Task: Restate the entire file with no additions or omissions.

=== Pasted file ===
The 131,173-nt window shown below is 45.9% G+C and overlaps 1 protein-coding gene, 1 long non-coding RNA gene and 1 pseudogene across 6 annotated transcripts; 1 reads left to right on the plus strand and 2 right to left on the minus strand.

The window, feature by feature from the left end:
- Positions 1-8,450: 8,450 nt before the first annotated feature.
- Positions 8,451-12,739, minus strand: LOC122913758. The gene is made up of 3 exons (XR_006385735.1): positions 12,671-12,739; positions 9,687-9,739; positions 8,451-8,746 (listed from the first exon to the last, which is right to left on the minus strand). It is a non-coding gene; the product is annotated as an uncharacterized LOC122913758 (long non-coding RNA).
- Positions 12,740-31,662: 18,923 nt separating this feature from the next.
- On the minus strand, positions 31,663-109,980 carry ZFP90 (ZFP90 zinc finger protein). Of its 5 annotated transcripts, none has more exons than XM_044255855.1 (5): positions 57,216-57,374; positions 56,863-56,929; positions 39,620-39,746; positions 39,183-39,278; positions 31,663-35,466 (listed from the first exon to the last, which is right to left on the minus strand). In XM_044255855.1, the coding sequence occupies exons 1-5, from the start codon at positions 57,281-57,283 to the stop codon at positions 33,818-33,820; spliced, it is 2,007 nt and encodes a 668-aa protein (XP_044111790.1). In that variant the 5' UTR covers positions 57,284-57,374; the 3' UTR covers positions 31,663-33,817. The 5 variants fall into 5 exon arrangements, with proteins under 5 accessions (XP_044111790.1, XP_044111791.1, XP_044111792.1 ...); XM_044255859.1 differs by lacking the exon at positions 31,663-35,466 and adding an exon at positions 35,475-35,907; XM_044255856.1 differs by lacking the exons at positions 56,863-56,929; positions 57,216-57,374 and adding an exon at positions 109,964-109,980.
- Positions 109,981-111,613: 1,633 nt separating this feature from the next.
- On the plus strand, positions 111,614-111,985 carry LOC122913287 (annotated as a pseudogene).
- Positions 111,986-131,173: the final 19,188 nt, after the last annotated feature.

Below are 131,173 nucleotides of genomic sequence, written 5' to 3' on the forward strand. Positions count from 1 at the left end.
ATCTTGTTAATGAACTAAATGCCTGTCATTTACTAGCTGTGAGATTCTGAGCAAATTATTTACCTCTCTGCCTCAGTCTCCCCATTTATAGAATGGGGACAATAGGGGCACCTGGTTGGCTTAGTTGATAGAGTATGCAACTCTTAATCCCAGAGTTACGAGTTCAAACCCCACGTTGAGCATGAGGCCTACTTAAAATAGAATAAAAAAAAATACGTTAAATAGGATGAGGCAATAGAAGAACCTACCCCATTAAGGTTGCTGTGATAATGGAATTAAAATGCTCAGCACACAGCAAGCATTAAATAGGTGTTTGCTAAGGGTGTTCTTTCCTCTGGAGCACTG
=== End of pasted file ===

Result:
The 131,173-nt window shown below is 45.9% G+C and overlaps 1 protein-coding gene, 1 long non-coding RNA gene and 1 pseudogene across 6 annotated transcripts; 1 reads left to right on the plus strand and 2 right to left on the minus strand.

The window, feature by feature from the left end:
- Positions 1-8,450: 8,450 nt before the first annotated feature.
- Positions 8,451-12,739, minus strand: LOC122913758. The gene is made up of 3 exons (XR_006385735.1): positions 12,671-12,739; positions 9,687-9,739; positions 8,451-8,746 (listed from the first exon to the last, which is right to left on the minus strand). It is a non-coding gene; the product is annotated as an uncharacterized LOC122913758 (long non-coding RNA).
- Positions 12,740-31,662: 18,923 nt separating this feature from the next.
- On the minus strand, positions 31,663-109,980 carry ZFP90 (ZFP90 zinc finger protein). Of its 5 annotated transcripts, none has more exons than XM_044255855.1 (5): positions 57,216-57,374; positions 56,863-56,929; positions 39,620-39,746; positions 39,183-39,278; positions 31,663-35,466 (listed from the first exon to the last, which is right to left on the minus strand). In XM_044255855.1, the coding sequence occupies exons 1-5, from the start codon at positions 57,281-57,283 to the stop codon at positions 33,818-33,820; spliced, it is 2,007 nt and encodes a 668-aa protein (XP_044111790.1). In that variant the 5' UTR covers positions 57,284-57,374; the 3' UTR covers positions 31,663-33,817. The 5 variants fall into 5 exon arrangements, with proteins under 5 accessions (XP_044111790.1, XP_044111791.1, XP_044111792.1 ...); XM_044255859.1 differs by lacking the exon at positions 31,663-35,466 and adding an exon at positions 35,475-35,907; XM_044255856.1 differs by lacking the exons at positions 56,863-56,929; positions 57,216-57,374 and adding an exon at positions 109,964-109,980.
- Positions 109,981-111,613: 1,633 nt separating this feature from the next.
- On the plus strand, positions 111,614-111,985 carry LOC122913287 (annotated as a pseudogene).
- Positions 111,986-131,173: the final 19,188 nt, after the last annotated feature.

Below are 131,173 nucleotides of genomic sequence, written 5' to 3' on the forward strand. Positions count from 1 at the left end.
ATCTTGTTAATGAACTAAATGCCTGTCATTTACTAGCTGTGAGATTCTGAGCAAATTATTTACCTCTCTGCCTCAGTCTCCCCATTTATAGAATGGGGACAATAGGGGCACCTGGTTGGCTTAGTTGATAGAGTATGCAACTCTTAATCCCAGAGTTACGAGTTCAAACCCCACGTTGAGCATGAGGCCTACTTAAAATAGAATAAAAAAAAATACGTTAAATAGGATGAGGCAATAGAAGAACCTACCCCATTAAGGTTGCTGTGATAATGGAATTAAAATGCTCAGCACACAGCAAGCATTAAATAGGTGTTTGCTAAGGGTGTTCTTTCCTCTGGAGCACTG